From My Wok to Yours - Taking the Mystery Out of Everyday Dining and Meals!!

Thursday, June 28, 2012

Find the Best

Having lived in Georgia for 6 months, it is safe to say that the area around me is a hotbed of culinary activity.  The international fare ranges from all American to Caribbean, Chinese, Korean, Mexican and more.

I have experienced a good bit of these different cuisines and I have found a couple of favorites.  1 would be the sushi experience at Lobster House in Duluth.  Assuming they have a sushi chef that day, it is worth the visit, and the lunch specials are generous for the price.

For authentic Chinese food, I will definitely go back to Golden House.  The atmosphere harkens back to my days enjoying meals with my Mom at the Golden Dragon in Chinatown, San Francisco.  The food is markedly more authentic in flavor, creation, presentation and ingredients.

There are, however, some strange establishments that draw a large Asian crowd, both at lunch and dinner.  A buffet restaurant whose dishes I will never try again is always full.  I attribute the crowd to the price.  ($6.95 for all you can eat plus a drink is reasonable, no matter where you go, as long as you do not have a critical palate.)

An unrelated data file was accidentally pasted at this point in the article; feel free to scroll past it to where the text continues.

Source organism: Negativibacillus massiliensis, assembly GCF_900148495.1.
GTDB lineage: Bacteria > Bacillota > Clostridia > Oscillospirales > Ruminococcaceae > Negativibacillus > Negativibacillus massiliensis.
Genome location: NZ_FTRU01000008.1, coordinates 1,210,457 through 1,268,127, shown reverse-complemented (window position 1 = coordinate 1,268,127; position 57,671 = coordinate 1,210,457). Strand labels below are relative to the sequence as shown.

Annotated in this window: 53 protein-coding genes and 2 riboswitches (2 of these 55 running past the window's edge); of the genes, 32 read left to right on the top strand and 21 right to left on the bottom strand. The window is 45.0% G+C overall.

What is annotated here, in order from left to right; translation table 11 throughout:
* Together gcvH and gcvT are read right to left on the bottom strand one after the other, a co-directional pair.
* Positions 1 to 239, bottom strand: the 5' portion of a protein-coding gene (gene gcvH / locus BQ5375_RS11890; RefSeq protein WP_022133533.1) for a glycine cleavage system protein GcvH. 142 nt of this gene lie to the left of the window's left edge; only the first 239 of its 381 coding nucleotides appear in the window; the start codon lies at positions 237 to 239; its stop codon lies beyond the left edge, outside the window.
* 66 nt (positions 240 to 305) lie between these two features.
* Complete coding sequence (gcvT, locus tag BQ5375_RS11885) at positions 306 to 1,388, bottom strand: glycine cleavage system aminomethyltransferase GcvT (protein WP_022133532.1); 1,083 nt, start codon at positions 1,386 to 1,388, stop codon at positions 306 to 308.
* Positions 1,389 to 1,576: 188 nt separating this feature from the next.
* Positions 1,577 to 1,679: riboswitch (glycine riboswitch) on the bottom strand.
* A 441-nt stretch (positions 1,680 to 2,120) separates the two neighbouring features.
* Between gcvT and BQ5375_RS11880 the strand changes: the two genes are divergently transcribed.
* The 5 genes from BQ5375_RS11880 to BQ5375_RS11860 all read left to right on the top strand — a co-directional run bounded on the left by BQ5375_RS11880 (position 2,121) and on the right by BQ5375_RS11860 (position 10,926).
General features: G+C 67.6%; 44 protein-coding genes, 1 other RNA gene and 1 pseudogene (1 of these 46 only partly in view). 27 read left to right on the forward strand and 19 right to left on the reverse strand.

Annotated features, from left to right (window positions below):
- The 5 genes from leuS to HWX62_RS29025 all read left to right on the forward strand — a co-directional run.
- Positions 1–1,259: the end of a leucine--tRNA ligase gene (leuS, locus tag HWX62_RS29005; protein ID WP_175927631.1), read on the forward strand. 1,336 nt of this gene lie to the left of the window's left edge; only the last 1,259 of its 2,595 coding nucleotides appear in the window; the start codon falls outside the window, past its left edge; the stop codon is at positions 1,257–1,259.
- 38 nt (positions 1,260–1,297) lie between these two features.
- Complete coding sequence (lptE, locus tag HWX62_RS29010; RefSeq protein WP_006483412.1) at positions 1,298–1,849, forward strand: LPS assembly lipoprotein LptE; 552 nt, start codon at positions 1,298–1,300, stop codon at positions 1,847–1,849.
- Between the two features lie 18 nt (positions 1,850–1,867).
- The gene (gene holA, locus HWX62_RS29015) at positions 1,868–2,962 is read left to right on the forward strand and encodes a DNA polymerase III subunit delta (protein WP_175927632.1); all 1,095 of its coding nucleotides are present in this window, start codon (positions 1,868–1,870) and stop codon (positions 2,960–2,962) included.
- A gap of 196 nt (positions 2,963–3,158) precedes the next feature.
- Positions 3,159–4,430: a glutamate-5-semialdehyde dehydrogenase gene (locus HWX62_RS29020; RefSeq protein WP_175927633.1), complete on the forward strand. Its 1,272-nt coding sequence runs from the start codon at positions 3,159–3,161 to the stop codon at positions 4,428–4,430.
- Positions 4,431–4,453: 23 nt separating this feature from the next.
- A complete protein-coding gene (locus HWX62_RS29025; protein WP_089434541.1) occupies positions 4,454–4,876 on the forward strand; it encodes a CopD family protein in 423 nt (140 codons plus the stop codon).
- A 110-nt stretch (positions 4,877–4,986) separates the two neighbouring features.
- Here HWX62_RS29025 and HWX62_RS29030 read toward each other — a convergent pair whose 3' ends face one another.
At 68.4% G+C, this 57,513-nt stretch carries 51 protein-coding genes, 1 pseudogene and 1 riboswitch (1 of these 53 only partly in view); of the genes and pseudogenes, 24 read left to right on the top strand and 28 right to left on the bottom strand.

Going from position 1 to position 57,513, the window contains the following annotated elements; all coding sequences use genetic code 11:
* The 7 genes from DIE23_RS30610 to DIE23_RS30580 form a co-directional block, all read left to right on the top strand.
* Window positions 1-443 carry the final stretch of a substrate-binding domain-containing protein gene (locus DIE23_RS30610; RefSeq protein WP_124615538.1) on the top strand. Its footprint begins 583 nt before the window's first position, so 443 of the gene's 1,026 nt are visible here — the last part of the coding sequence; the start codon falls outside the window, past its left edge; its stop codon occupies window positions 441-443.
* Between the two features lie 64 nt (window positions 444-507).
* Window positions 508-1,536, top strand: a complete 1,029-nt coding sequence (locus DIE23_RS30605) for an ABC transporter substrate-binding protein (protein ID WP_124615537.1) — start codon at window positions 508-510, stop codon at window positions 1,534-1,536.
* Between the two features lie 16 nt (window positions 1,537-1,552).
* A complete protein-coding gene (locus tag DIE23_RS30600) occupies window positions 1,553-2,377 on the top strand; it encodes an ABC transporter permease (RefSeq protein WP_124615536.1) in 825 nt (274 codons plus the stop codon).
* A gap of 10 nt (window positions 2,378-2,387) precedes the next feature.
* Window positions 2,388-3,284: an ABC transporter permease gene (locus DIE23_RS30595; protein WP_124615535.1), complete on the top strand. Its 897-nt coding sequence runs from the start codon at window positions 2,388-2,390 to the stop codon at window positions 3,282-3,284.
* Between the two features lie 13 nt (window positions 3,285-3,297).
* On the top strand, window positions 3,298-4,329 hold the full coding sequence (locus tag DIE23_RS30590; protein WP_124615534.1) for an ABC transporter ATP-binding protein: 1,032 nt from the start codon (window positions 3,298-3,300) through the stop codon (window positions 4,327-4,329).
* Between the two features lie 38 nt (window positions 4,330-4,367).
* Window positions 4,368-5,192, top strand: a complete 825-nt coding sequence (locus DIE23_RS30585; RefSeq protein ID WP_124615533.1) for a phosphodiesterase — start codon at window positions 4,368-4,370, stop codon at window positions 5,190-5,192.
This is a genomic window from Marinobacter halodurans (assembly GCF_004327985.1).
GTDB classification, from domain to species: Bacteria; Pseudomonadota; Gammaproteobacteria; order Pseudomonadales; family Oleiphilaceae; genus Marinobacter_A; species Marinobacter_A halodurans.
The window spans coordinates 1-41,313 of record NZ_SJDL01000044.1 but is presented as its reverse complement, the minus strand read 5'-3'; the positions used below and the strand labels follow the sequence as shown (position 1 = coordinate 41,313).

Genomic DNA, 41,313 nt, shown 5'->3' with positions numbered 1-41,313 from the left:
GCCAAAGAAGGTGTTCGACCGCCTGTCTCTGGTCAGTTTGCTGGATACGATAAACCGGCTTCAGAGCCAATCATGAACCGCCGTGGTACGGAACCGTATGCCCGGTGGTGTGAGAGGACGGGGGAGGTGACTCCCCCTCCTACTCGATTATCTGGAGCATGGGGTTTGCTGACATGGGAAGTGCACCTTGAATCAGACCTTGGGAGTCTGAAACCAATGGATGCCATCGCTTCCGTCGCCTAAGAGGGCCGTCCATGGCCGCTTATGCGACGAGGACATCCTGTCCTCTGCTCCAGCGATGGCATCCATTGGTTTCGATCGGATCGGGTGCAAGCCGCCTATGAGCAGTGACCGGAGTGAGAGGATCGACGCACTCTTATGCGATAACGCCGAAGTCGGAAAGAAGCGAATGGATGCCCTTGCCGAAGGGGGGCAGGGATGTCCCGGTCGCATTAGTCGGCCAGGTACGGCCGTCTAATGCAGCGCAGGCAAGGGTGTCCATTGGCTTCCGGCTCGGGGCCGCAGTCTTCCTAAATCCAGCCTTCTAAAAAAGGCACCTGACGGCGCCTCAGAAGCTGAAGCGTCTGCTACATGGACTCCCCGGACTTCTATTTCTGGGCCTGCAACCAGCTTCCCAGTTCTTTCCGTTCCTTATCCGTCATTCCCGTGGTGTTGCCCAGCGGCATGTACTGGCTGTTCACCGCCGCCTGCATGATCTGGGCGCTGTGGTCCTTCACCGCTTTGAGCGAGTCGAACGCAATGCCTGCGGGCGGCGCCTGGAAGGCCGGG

Either way, I have asked many people around here what their impressions of Asian restaurants, most specifically, Chinese restaurants are, and what their thoughts are about identifying an authentic Chinese restaurant.

Here they are, in no specific order:

  1. The toilet is clean (the restaurant will be too).
  2. There’s a good-looking roast duck in the window.
  3. There are long queues outside the restaurant full of Chinese people – the Chinese are impatient when it comes to food, so if they are waiting, its going to be an AMAZING restaurant.
  4. In my opinion, MSG should not be on the menu.
  5. If you feel intimidated about going in, you probably should.
  6. To get the best Chinese food, ask Chinese foodies: friends, colleagues, uncles, aunts, people in the community who adore good quality food and want authentic flavors of “home,” someone whose palate you trust and is quite critical about food.
  7. Go where the fish and seafood are swimming happily in tanks.
  8. The head chef and his crew are Chinese.
  9. None of the waiters speaks English.
  10. The diners are Chinese and there is only one menu – the Chinese one.

Feel free to let me know what other elements of the restaurant deciding process need to be included.  Until then,

Good Eating, Friends...

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